Welcome to Startups Weekly, a nuanced look at this week’s startup news and trends by Senior Reporter and Equity co-host Natasha Mascarenhas. Subscribe to receive it in your inbox here.
“San Francisco is back!”
“It never went away.”
“It’s been dead for a long time.”
They’re all recordings, none particularly good, but they all insinuate a degree of self-importance that you, of all people, know when a city’s heart beats in a way that should count.
To me, San Francisco, for all the impermanence and frustration associated with it, feels like it never left. It is too simplistic to believe that cities can leave our lives, disappear from culture or take away relevance. I’m not saying San Francisco didn’t have a legitimate mass exodus with empty storefronts and office buildings – that’s very much what happened. But people are slowly trickling back: According to Vox, citing LinkedIn data, “San Francisco has seen the second-largest increase in working-class population of any area in the United States over the past 12 months.”
It’s felt. It feels nice to eavesdrop on conversations and hear people talk about the future, see bookstores filled to close, and have a packed schedule of networking events and happy hours. I’m constantly reuniting with people I’ve only known through Twitter DMs and bumping into people – an “I’ve lived here” milestone I’ve only dreamed about. Maybe it’s just the way I’ve experienced San Francisco, but it feels like the more social energy around us is less opinionated, more present. Like, yes, there’s this huge hype cycle around AI and I think people are flocking to Hayes Valley for some reason, but given how many founders I’ve had coffee with lately? They seem more focused on building than covering the businessroundups.org pre-product. Maybe I’m just lucky, but I feel like the SF being back feels more grounded, less boastful.
It makes me think: Cities never leave our lives, they just teach us lessons about cyclical moments, passing friendships and how a community can be fickle.
If you like this newsletter, you should check it out also my personal blog! In the rest of this newsletter we will talk about pitch deck teardowns and artificial intelligence. As always you can follow me Twitter or Instagramwhere unfortunately I don’t post about the demise of this city.
Table of Contents
A Pitch Deck Teardown to start
It never hurts to be reminded that it’s important to eat your vegetables – and that’s my lazy preamble Hi Jan Kampslatest Pitch Deck Teardown on Spinach.io. Hey. As a reminder, this series includes an overview of startup pitch decks with strengths, where there can be improvements and witty analysis.
Read the full analysis here and remember: If you want to have your own pitch deck teardown on TC+, find out more here. Also, check out all of our Pitch Deck Teardowns and other pitching advice, all gathered in one convenient place for you!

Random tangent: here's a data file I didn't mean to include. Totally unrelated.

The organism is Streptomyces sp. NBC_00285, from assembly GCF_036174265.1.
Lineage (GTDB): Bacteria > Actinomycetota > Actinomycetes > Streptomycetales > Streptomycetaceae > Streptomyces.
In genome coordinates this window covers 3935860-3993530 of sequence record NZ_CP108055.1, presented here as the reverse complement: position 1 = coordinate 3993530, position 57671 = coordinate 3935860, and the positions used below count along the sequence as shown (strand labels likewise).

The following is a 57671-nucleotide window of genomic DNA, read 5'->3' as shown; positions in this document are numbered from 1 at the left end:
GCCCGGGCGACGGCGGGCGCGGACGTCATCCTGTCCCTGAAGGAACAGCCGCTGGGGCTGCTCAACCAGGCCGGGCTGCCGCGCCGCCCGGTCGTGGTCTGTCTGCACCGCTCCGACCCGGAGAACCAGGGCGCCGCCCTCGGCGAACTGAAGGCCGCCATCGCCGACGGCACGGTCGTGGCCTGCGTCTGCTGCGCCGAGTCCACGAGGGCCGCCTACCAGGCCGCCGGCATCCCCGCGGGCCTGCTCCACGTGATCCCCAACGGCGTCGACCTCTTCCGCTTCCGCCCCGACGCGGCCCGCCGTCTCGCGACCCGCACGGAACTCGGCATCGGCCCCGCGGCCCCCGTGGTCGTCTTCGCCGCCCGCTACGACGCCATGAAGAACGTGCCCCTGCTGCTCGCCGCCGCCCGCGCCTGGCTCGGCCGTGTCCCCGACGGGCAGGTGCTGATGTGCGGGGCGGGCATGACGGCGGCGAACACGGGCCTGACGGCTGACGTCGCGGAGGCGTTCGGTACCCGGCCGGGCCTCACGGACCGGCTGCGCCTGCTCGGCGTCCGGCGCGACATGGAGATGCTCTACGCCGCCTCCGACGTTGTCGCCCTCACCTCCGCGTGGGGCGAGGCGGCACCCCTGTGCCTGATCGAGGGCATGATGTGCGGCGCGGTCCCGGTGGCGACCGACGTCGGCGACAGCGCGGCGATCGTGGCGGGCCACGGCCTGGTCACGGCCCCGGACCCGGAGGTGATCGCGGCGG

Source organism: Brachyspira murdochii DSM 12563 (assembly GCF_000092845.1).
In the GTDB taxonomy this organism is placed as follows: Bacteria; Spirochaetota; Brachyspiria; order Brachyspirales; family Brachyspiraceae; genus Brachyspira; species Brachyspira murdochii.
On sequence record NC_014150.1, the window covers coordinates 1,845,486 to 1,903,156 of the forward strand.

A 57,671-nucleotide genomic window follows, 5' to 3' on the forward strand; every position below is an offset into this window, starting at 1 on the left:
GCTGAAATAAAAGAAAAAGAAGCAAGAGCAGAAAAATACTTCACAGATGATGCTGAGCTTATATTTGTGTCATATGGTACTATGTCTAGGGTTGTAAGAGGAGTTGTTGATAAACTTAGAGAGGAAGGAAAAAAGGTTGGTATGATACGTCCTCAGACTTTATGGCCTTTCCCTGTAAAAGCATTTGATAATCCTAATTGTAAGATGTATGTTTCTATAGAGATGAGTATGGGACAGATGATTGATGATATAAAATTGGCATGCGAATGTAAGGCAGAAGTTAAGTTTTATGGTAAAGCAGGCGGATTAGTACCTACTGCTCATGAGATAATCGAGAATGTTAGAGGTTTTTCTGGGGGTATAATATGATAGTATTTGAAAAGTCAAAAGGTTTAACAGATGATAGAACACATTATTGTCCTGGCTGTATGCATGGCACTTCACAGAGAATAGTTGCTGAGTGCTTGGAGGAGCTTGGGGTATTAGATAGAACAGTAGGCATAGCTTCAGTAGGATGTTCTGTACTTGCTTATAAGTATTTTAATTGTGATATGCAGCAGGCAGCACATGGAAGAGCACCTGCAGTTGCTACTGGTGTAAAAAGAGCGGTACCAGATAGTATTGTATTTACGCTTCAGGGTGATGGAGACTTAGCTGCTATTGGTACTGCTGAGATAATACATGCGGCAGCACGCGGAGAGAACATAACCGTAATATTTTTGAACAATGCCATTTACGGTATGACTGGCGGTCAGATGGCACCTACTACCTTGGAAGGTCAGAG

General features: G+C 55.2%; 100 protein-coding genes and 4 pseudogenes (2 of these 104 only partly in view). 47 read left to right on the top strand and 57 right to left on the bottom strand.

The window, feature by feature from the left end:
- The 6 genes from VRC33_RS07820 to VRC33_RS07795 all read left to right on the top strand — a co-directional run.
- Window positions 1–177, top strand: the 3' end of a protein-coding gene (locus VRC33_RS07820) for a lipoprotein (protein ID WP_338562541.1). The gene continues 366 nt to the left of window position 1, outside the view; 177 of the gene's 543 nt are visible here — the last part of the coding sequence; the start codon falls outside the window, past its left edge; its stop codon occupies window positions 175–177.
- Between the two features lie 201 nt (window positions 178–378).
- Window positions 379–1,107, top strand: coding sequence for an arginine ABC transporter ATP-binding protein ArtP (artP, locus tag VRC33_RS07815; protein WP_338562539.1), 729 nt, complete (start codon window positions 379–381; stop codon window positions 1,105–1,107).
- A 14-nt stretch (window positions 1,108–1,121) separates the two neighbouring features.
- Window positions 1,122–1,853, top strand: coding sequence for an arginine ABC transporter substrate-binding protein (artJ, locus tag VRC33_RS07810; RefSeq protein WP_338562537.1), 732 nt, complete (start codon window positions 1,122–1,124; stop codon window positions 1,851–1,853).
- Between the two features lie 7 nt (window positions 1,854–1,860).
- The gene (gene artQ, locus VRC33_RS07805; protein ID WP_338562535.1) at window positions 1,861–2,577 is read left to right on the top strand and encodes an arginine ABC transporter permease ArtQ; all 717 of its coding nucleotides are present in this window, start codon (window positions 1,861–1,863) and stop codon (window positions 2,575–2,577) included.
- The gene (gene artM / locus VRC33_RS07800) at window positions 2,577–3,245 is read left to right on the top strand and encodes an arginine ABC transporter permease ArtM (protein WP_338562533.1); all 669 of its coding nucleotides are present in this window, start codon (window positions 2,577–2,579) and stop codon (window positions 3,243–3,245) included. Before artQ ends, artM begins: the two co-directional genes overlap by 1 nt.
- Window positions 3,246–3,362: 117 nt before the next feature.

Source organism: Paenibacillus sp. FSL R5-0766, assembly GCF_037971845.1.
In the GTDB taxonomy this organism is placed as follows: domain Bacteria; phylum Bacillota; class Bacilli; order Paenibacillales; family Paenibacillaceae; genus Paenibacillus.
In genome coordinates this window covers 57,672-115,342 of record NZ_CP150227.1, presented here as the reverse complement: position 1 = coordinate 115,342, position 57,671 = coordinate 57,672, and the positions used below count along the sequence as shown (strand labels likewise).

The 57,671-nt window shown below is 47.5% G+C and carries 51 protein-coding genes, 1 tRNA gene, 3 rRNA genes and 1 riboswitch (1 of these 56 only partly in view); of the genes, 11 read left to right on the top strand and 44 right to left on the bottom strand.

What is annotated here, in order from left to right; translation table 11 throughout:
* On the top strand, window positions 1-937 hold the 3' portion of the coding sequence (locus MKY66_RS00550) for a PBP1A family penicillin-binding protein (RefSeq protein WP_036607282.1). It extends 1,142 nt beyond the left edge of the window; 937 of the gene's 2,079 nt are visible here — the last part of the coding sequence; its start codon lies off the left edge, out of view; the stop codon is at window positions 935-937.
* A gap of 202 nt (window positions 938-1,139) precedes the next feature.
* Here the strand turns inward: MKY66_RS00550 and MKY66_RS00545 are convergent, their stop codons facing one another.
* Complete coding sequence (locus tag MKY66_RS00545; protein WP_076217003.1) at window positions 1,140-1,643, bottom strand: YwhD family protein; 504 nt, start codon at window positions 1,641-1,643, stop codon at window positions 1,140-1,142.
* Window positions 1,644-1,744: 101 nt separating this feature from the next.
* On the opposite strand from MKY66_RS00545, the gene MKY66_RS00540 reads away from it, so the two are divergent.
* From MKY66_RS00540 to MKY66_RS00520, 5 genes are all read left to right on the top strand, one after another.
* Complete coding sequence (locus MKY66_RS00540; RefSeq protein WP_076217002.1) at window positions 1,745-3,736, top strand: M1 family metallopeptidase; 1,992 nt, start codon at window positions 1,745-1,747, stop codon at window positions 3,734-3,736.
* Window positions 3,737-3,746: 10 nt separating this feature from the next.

As with any hype cycle, accountability and transparency is needed. TCs Dominic Madori Davis has written a few stories looking at how the artificial intelligence boom is sitting with historically underfunded minorities. There is good news, and there is bad. Let’s start with the good: First, female-founded AI startups are seeing a boost in VC funding. Sure. At the same time, the work isn’t done yet – bias continues to run across AI, from investments VCs make to the products founders build.
Here’s why this is important, in Davis’s words: “Discussions about diversity are more important than ever as AI enters a new golden age. Every new technology that appears comes with a dire consequence. So far, AI has contributed to racist job recruiting tactics and lower home approval rates for black people. Self-driving cars have a hard time detecting dark skin, making black people more likely to be hit by them; in one case, robots identified black men as criminals 9% more often than white men, which would shine in a new light if justice systems ever [began] adopt AI.”
Image Credits: salihkilic/Getty Images
- Z5 Capital, a venture firm focused on start-ups in the United States, plans to raise a $25 million fund, according to SEC filings.
- Green Bay Ventures, a VC firm founded by NEA co-founder Dick Kramlich and partner Anthony Schiller, has closed $90 million for a new investment vehicle, according to SEC filings.
- Heard at happy hour in San Francisco: “You know, some people think Adobe is a startup.”
- If you missed Startups Weekly last week, check out my latest issue here: “Dear Founders, Returning to the Office is a Game of Numbers.”
- businessroundups.org is coming to Boston on April 20. I’ll be there with my favorite colleagues to interview top experts during a one-day founder summit. Reserve your pass as soon as possible! Speakers include Kerty Levy of Techstars, Dayna Grayson of Construct Capital and James Currier of NFX.
Seen on businessroundups.org
Can you take back a gift? FTX thinks so
Yahoo will lay off 20% of its staff or 1600 people
In a trademark battle between an NFT artist and Hermès, the artist just lost
Meet the prolific Russian spy crew hacking spymasters and legislators
Pipe has a new CEO from Block, months after the founding team announced its departure
Seen on businessroundups.org+
How to think about your business model as part of a VC pitch
For startups, “we didn’t spend a penny on marketing” isn’t always a good thing
Dear Sophie: Will published articles improve my chances of getting an O-1A or H-1B visa?
After a Record Year 2022, 8 Investors Explain Why It’s ‘Only Day 1’ for Africa’s Startup Ecosystem
Edtech reacquaints itself with fintech
Chat next week,